A Magazine by the Society of Professional Journalists

Diversity In-Brief

By Quill


MTV Networks and Showtime, the two cable divisions of Viacom, are looking to take advantage of what they say is a large and lucrative niche audience untapped by television programmers. They are developing a plan to create the first cable channel aimed directly at gay viewers.

The channel would be offered to cable system operators as a pay channel like HBO or Showtime but at a lower cost of $5 or $6 a month. Unlike most other pay channels, however, the gay-oriented channel would include advertising.

MTV Networks and Showtime have conducted extensive audience testing and concluded that there is, as one Showtime executive put it, “near unanimous enthusiasm from gay viewers” for the concept, according to The New York Times.

The programming, as described by several of the executives involved in the planning, would include acquired films, original series, imported series, news and information programs, talk shows, comedy shows and travel shows.


As leaders of the black newspaper industry gathered in Fort Lauderdale, Fla., in mid-January to talk about the future, one of their most respected publications, The Chicago Defender, was experiencing severe difficulties, with its survival at stake.

But The Miami Herald reported that this was not a somber vigil, but rather a celebration of life.

“I think that as it approaches its 175th anniversary, things look very promising for the black press,” said Clint C. Wilson II, a journalism professor at Howard University and co-author of the book “A History of the Black Press.” “The combination of becoming Internet savvy and a new, younger, aggressive breed of publishers who understand marketing will give it a bright future.”

While there are only two daily black newspapers – The Chicago Defender and the Daily Challenge in New York – smaller weekly newspapers are thriving. South Florida boasts at least four black newspapers that not only represent black people but also serve as platforms for advocacy, according to The Herald.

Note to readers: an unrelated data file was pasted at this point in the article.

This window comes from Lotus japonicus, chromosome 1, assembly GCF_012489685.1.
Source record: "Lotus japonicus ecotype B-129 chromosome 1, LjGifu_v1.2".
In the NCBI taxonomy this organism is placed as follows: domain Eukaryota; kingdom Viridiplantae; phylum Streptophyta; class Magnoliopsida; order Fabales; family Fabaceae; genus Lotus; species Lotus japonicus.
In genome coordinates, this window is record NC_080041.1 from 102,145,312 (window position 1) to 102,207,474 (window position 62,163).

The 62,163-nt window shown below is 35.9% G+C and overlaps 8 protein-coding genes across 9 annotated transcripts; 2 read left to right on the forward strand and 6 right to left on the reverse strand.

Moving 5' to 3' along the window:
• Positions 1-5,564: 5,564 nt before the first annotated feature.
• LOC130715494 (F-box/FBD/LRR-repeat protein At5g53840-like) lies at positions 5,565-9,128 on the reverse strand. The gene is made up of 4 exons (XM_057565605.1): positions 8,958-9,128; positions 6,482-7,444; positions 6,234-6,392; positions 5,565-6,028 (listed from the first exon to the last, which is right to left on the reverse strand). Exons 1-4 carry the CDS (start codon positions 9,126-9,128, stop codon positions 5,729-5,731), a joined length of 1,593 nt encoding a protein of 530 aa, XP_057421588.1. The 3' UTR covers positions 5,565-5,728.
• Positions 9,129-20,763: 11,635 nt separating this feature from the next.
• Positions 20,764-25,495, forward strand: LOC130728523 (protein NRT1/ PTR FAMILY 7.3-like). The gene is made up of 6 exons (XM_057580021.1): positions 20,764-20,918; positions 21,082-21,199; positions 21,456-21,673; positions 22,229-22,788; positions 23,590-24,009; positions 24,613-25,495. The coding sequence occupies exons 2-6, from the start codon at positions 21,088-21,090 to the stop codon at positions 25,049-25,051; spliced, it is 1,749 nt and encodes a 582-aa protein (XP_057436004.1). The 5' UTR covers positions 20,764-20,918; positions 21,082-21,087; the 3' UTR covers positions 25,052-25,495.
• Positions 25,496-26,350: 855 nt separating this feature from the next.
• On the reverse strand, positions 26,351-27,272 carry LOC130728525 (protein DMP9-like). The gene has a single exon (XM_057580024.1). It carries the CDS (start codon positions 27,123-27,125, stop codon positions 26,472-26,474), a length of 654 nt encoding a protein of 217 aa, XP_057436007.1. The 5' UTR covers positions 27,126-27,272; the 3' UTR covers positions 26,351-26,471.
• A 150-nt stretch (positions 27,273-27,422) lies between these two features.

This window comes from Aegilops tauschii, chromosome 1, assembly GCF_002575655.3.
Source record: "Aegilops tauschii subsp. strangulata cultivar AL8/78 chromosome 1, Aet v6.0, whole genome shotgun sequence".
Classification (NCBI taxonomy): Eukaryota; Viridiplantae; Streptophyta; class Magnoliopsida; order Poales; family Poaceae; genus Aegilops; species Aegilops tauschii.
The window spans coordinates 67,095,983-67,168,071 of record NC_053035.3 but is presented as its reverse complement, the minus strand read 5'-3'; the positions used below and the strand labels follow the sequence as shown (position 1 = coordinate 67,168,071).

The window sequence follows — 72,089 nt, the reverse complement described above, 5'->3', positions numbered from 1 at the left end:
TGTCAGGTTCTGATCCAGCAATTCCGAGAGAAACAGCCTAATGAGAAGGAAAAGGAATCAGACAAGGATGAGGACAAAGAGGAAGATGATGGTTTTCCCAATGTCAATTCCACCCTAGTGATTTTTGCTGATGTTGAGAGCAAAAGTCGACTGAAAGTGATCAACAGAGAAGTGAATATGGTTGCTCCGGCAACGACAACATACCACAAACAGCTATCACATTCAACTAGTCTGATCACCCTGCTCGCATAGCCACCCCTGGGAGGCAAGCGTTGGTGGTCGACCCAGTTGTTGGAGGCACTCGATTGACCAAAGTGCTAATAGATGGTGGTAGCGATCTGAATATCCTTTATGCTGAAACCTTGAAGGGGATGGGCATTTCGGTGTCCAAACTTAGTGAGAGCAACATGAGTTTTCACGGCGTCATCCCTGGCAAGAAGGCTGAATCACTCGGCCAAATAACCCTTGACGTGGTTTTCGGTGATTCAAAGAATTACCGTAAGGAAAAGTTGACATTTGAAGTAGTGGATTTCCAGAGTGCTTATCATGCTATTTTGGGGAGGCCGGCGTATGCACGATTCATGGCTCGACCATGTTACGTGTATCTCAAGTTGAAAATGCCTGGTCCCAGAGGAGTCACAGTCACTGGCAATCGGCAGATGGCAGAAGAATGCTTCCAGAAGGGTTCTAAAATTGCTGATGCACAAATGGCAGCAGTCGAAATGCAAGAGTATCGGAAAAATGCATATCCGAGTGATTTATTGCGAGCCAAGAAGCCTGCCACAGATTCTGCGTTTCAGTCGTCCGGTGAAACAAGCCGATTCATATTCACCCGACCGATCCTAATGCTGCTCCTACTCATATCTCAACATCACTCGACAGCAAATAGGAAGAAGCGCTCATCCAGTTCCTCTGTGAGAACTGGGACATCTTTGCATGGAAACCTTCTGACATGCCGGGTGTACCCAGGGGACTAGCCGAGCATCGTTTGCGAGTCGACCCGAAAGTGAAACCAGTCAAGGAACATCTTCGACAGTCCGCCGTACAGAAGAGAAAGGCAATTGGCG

“[The black press] has taken the side of the poor and the oppressed masses against the system that has discriminated against them and oppressed them all these years,” said Mel Reeves, managing editor of the 79-year-old Miami Times.


Atlanta’s first 24-hour local Spanish-language television station debuted in January, with most of the programming from Univision, the national Spanish-language network familiar to cable TV viewers.

Atlanta’s WUVG-TV “Hotlanta 34” also airs a local weekly 30-minute community affairs program called “Nuestra Georgia” (Our Georgia), produced at the station’s Buckhead studios, according to The Atlanta Journal-Constitution.

The station, which has been consistently last in the Nielson ratings, was picked up by Univision Communications Inc. last year when it bought 15 stations from USA Networks. Univision changed the station’s call letters from WHOT in November.

Owning the station gives Univision the opportunity to produce local news in Atlanta as it does in other major cities, such as New York and Los Angeles, where it owns stations.

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